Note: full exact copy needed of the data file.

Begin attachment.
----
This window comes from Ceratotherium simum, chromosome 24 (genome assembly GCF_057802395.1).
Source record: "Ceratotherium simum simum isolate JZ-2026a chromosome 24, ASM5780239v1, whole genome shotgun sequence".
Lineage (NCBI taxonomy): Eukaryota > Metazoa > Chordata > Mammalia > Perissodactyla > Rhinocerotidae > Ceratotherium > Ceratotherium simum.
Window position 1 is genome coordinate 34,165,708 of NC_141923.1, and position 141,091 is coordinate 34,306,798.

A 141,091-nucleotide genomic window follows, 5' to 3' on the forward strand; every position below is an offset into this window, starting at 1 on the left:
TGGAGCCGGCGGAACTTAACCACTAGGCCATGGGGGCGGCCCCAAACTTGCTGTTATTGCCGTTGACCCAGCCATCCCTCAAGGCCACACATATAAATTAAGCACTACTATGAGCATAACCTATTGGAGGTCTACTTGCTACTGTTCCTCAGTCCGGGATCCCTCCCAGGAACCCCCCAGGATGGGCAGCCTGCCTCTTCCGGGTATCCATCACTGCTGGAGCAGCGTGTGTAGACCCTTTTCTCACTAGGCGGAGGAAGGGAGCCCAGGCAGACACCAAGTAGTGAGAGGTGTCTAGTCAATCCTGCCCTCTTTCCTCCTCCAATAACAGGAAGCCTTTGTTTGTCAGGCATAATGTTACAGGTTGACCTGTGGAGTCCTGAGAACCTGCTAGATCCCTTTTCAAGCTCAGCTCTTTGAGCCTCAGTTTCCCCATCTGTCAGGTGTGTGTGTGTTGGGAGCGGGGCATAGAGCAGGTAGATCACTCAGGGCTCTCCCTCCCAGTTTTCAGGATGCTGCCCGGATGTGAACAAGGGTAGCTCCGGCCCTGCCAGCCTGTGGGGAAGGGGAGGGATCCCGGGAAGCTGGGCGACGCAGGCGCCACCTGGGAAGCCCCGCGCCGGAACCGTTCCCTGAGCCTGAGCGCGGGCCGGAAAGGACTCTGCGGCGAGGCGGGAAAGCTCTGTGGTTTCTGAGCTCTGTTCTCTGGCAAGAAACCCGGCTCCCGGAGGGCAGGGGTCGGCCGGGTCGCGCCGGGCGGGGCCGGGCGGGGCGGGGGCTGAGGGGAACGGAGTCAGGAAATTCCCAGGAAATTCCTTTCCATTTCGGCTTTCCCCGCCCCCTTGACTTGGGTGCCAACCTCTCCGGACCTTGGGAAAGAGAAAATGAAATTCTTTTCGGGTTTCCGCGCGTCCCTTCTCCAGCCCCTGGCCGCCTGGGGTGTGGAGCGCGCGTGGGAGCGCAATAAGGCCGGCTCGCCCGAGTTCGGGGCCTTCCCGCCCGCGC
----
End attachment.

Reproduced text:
This window comes from Ceratotherium simum, chromosome 24 (genome assembly GCF_057802395.1).
Source record: "Ceratotherium simum simum isolate JZ-2026a chromosome 24, ASM5780239v1, whole genome shotgun sequence".
Lineage (NCBI taxonomy): Eukaryota > Metazoa > Chordata > Mammalia > Perissodactyla > Rhinocerotidae > Ceratotherium > Ceratotherium simum.
Window position 1 is genome coordinate 34,165,708 of NC_141923.1, and position 141,091 is coordinate 34,306,798.

A 141,091-nucleotide genomic window follows, 5' to 3' on the forward strand; every position below is an offset into this window, starting at 1 on the left:
TGGAGCCGGCGGAACTTAACCACTAGGCCATGGGGGCGGCCCCAAACTTGCTGTTATTGCCGTTGACCCAGCCATCCCTCAAGGCCACACATATAAATTAAGCACTACTATGAGCATAACCTATTGGAGGTCTACTTGCTACTGTTCCTCAGTCCGGGATCCCTCCCAGGAACCCCCCAGGATGGGCAGCCTGCCTCTTCCGGGTATCCATCACTGCTGGAGCAGCGTGTGTAGACCCTTTTCTCACTAGGCGGAGGAAGGGAGCCCAGGCAGACACCAAGTAGTGAGAGGTGTCTAGTCAATCCTGCCCTCTTTCCTCCTCCAATAACAGGAAGCCTTTGTTTGTCAGGCATAATGTTACAGGTTGACCTGTGGAGTCCTGAGAACCTGCTAGATCCCTTTTCAAGCTCAGCTCTTTGAGCCTCAGTTTCCCCATCTGTCAGGTGTGTGTGTGTTGGGAGCGGGGCATAGAGCAGGTAGATCACTCAGGGCTCTCCCTCCCAGTTTTCAGGATGCTGCCCGGATGTGAACAAGGGTAGCTCCGGCCCTGCCAGCCTGTGGGGAAGGGGAGGGATCCCGGGAAGCTGGGCGACGCAGGCGCCACCTGGGAAGCCCCGCGCCGGAACCGTTCCCTGAGCCTGAGCGCGGGCCGGAAAGGACTCTGCGGCGAGGCGGGAAAGCTCTGTGGTTTCTGAGCTCTGTTCTCTGGCAAGAAACCCGGCTCCCGGAGGGCAGGGGTCGGCCGGGTCGCGCCGGGCGGGGCCGGGCGGGGCGGGGGCTGAGGGGAACGGAGTCAGGAAATTCCCAGGAAATTCCTTTCCATTTCGGCTTTCCCCGCCCCCTTGACTTGGGTGCCAACCTCTCCGGACCTTGGGAAAGAGAAAATGAAATTCTTTTCGGGTTTCCGCGCGTCCCTTCTCCAGCCCCTGGCCGCCTGGGGTGTGGAGCGCGCGTGGGAGCGCAATAAGGCCGGCTCGCCCGAGTTCGGGGCCTTCCCGCCCGCGC